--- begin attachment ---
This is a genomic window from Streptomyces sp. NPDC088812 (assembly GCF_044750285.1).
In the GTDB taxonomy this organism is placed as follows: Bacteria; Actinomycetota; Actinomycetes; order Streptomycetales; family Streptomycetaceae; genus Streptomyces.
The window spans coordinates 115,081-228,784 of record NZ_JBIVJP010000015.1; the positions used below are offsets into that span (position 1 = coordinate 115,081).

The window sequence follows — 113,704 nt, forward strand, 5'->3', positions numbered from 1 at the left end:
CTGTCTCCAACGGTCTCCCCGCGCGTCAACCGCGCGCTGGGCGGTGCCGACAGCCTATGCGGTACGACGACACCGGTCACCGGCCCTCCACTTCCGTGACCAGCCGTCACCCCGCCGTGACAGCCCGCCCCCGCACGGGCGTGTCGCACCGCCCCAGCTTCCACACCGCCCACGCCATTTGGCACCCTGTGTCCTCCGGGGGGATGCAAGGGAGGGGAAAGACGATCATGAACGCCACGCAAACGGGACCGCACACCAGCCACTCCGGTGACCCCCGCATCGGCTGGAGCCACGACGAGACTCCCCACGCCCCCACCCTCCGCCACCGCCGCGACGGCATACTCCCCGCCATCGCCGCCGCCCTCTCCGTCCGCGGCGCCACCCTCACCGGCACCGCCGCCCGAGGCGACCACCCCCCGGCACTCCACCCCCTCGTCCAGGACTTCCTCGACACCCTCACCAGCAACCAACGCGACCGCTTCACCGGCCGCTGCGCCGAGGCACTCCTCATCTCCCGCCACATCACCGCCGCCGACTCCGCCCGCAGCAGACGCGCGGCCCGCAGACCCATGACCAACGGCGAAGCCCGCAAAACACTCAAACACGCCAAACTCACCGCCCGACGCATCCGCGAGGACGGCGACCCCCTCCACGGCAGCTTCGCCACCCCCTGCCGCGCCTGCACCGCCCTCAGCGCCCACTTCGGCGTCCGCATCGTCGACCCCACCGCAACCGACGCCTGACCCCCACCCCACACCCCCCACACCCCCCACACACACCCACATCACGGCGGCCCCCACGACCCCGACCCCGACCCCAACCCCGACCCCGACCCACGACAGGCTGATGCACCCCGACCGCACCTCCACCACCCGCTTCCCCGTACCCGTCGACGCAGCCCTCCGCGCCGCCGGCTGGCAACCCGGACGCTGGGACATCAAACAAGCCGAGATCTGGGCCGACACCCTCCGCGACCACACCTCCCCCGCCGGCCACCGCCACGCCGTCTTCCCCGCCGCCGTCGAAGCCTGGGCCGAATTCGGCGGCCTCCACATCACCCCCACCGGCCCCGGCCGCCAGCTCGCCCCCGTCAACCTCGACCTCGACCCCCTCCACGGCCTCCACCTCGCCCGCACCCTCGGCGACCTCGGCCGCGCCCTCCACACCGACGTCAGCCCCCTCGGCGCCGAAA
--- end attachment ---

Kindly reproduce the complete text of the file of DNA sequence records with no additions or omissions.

This is a genomic window from Streptomyces sp. NPDC088812 (assembly GCF_044750285.1).
In the GTDB taxonomy this organism is placed as follows: Bacteria; Actinomycetota; Actinomycetes; order Streptomycetales; family Streptomycetaceae; genus Streptomyces.
The window spans coordinates 115,081-228,784 of record NZ_JBIVJP010000015.1; the positions used below are offsets into that span (position 1 = coordinate 115,081).

The window sequence follows — 113,704 nt, forward strand, 5'->3', positions numbered from 1 at the left end:
CTGTCTCCAACGGTCTCCCCGCGCGTCAACCGCGCGCTGGGCGGTGCCGACAGCCTATGCGGTACGACGACACCGGTCACCGGCCCTCCACTTCCGTGACCAGCCGTCACCCCGCCGTGACAGCCCGCCCCCGCACGGGCGTGTCGCACCGCCCCAGCTTCCACACCGCCCACGCCATTTGGCACCCTGTGTCCTCCGGGGGGATGCAAGGGAGGGGAAAGACGATCATGAACGCCACGCAAACGGGACCGCACACCAGCCACTCCGGTGACCCCCGCATCGGCTGGAGCCACGACGAGACTCCCCACGCCCCCACCCTCCGCCACCGCCGCGACGGCATACTCCCCGCCATCGCCGCCGCCCTCTCCGTCCGCGGCGCCACCCTCACCGGCACCGCCGCCCGAGGCGACCACCCCCCGGCACTCCACCCCCTCGTCCAGGACTTCCTCGACACCCTCACCAGCAACCAACGCGACCGCTTCACCGGCCGCTGCGCCGAGGCACTCCTCATCTCCCGCCACATCACCGCCGCCGACTCCGCCCGCAGCAGACGCGCGGCCCGCAGACCCATGACCAACGGCGAAGCCCGCAAAACACTCAAACACGCCAAACTCACCGCCCGACGCATCCGCGAGGACGGCGACCCCCTCCACGGCAGCTTCGCCACCCCCTGCCGCGCCTGCACCGCCCTCAGCGCCCACTTCGGCGTCCGCATCGTCGACCCCACCGCAACCGACGCCTGACCCCCACCCCACACCCCCCACACCCCCCACACACACCCACATCACGGCGGCCCCCACGACCCCGACCCCGACCCCAACCCCGACCCCGACCCACGACAGGCTGATGCACCCCGACCGCACCTCCACCACCCGCTTCCCCGTACCCGTCGACGCAGCCCTCCGCGCCGCCGGCTGGCAACCCGGACGCTGGGACATCAAACAAGCCGAGATCTGGGCCGACACCCTCCGCGACCACACCTCCCCCGCCGGCCACCGCCACGCCGTCTTCCCCGCCGCCGTCGAAGCCTGGGCCGAATTCGGCGGCCTCCACATCACCCCCACCGGCCCCGGCCGCCAGCTCGCCCCCGTCAACCTCGACCTCGACCCCCTCCACGGCCTCCACCTCGCCCGCACCCTCGGCGACCTCGGCCGCGCCCTCCACACCGACGTCAGCCCCCTCGGCGCCGAAA